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Thanks for the reply Hap,I look forward to hearing from you!Here is another question I still have concerning electrical equipment on the 1919-20 cars,when approximately would Ford have stopped using the ignition switches with the nickel plated cast lever and started using the stamped steel one?I have trouble knowing this as I have a stamped steel lever type and would like to know If I am correct or not for my car.I guess same goes for the hot air pipe for the carburetor also.Burning questions that keep us awake at night!!
Here is some extra confirmation for the 5 terminal wiring junction block and wiring and possible proof that is was on cars slightly passed September of 1921.
"Up to at least Aug or Sept of 1921 and maybe longer, the wire for the generator did not go to the terminal block. It ran to the amp meter with out stopping at the terminal block. This is the firewall on my 1921 coupe when I got it."
These are the specs for my car that so far appears to be mostly original.
The Engine Date casting is 11/09/21
That puts this 5 terminal block and wooden Firewall with the extra hole near the coil box, as late as November 09 1921.
My Engine SN: 5,573,996
The Block is not wood but a Fordite like Plastic and it has rounded junction dividers. You can see in the pictures that at some point someone bought a new wire harness and it was the wrong one. The wrong harness is a little to short to make the Ammeter connection correctly. It barely makes its and needs to be stretched some to get there. Not Ideal but works at the moment.
The only place I know to buy the correct wire harness for this firewall and car(as mentioned previously) is Rhode Island Wiring Services.
There is some confusion on there site for the correct year you need. The correct 5 wire harness you will need is their 1919-1920 but just know if you have this setup on a 1921 or early 1922 like mine and many others you still need the the one they have listed as 1919-1920.
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I don't mean to clutter up this thread with something totally useless, but I just have to say that this particular thread and this bunch of great guys are a wonderful example of what this club and especially what this terrific forum are all about!
Note that on Adam's old firewall the outer veneer layer runs up and down and not sideways.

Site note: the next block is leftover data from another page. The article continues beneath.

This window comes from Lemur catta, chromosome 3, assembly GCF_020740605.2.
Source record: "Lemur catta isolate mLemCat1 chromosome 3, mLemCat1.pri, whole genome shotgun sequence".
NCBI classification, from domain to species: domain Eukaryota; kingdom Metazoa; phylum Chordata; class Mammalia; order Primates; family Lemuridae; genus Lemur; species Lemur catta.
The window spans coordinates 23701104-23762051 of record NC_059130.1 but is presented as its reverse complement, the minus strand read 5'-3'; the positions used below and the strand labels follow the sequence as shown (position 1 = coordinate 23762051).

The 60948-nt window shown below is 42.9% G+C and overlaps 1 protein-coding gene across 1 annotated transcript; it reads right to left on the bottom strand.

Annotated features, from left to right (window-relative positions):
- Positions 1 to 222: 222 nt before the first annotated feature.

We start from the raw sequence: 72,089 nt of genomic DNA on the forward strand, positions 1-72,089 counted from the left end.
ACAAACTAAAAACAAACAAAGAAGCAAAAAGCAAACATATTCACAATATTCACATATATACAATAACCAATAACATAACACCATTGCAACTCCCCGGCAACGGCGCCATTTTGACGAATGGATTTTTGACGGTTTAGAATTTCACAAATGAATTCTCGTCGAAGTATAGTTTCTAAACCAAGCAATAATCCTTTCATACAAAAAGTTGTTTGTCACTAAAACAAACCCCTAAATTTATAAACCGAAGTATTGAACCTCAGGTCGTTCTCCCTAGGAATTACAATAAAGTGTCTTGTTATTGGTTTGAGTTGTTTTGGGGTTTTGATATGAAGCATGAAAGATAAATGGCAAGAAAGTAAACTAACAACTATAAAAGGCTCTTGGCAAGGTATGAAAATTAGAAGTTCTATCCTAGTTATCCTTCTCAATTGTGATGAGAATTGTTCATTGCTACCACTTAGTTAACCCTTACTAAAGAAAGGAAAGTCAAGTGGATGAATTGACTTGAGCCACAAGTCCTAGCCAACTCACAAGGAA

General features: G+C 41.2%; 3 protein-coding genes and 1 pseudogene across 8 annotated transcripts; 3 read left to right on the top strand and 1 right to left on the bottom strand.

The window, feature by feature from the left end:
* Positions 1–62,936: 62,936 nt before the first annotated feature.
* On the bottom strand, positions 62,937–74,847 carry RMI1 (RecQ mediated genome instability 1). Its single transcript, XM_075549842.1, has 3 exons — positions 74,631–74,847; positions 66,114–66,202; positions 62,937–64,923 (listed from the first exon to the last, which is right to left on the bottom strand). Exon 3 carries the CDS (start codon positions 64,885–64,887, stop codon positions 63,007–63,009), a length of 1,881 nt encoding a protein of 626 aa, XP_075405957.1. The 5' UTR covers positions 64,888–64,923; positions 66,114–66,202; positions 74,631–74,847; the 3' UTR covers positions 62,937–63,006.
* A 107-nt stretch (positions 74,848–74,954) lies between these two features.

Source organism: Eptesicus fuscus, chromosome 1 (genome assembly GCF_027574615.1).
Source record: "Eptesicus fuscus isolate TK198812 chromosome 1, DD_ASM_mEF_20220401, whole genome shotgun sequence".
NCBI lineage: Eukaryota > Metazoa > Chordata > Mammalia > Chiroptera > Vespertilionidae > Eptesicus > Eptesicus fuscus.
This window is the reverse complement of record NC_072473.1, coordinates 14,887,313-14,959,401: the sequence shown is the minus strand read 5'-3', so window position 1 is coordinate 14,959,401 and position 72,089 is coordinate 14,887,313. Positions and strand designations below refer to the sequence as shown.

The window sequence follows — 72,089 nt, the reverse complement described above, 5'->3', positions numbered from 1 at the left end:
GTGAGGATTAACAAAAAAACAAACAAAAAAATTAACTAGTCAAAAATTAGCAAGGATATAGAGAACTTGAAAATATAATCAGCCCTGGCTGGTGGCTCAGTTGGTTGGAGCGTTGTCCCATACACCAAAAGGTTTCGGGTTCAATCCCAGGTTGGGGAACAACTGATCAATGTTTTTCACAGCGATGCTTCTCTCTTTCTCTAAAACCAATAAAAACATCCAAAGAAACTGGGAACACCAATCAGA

Hey Ray, good eye there! The veneer does run up and down, is that not correct? I can see from some of the other photos above that the veneer seems to go sideways.
I never would have caught that.
Also what goes here in this hole.
Magneto connection. Apparently the mag is not hooked up.
Or is your mag hooked up through a later switch on the dash?
Richard I think you are talking about the other side. This hole looks the same as the Mag Post hole but is on the opposite side. You can see the Mag post in the picture on the right side and its hooked up.
You can see this mystery hole on firewalls the other two fellas posted as well.
I am almost sure my Mag is hooked up and working. Its not great but it runs on Mag. Its another work in progress.
Richard I did some searching and found a picture of the 1917 Rip Van Winkel Model T (A fully Original Model T that was found). I am starting to think this mystery hole is a carry over from the old firewall design. It looks like an extra terminal came out through this mystery hole from the coil box. (Still not sure what that was)
You can see it in the Picture below.
A side note but it looks to me like the Rip Van Winkel Firewall also has the Vertical Veneer not Horizontal. Its hard to tell though.
That is for your battery. There should be a coil box post there.
Ok, that makes sense for the older cars like the 1917 Model T in the old picture.
So the newer cars like me early 1922 with starter package and new Ignition Switch mounted on the dash, routed the battery wire to the switch instead and Ford deleted the Battery Terminal coming out of the coil box but left the hole in the firewalls.
Adam, There was a previous post in August about firewall build up. According to John Regan, who has done extensive research on all the Ford wood firewalls, there were firewalls made using three equal thickness veneers, with the outer veneer grains running vertical, starting sometime in Oct 1919. So your's must be correct. Are the veneers all the same thickness? I have not really noticed any vertical grained firewalls before I saw yours. Not sure how common they were.
Did anybody notice in Marks wood firewall close up pictures there appears to be some type of metal sleeve or guide in the carb adjustment rod hole that's in the firewall? Is it part of the carb adjustment rod for wood firewalls?
Was this installed by Ford originally or did someone add it later?
I haven't seen that before on other firewalls and that particular part isn't sold by the vendors.
Anybody know for sure?
Ray: Thanks for all your info on these old Firewalls. I now find myself constantly looking at firewall wood grain. There are a few vertical grain firewalls out there.
John: The metal that you are seeing is from the backside. There is an oval metal piece that the rod goes through that is attached from the back. I did not know this either. Its amazing what escapes you if your not looking for it.
I wish I still had the body to help with the question. These are the only two photos of the drivers side of the dash I have;
The trim plate on the drivers side was just the flat plate and I do not recall if there was a guide installed.
Adams photos shows it very well. Disregard the two photos, only one added.
Looking at my firewall wood layup, it looks like the veneers are about 1/8 inch and the three layers of inner boards are maybe 3/16.
The stack up appears to alternate grains from vertical (inside), to horizontal, ending in vertical grain (Outside Engine Compartment).
Here is a picture of where the Patent Plate mounts to wood Firewalls. It looks to be four small brads or nails with round heads. I found a post from 2010 where someone was asking but was unable to post this information there.
Here are two pictures showing the distance and what they look like.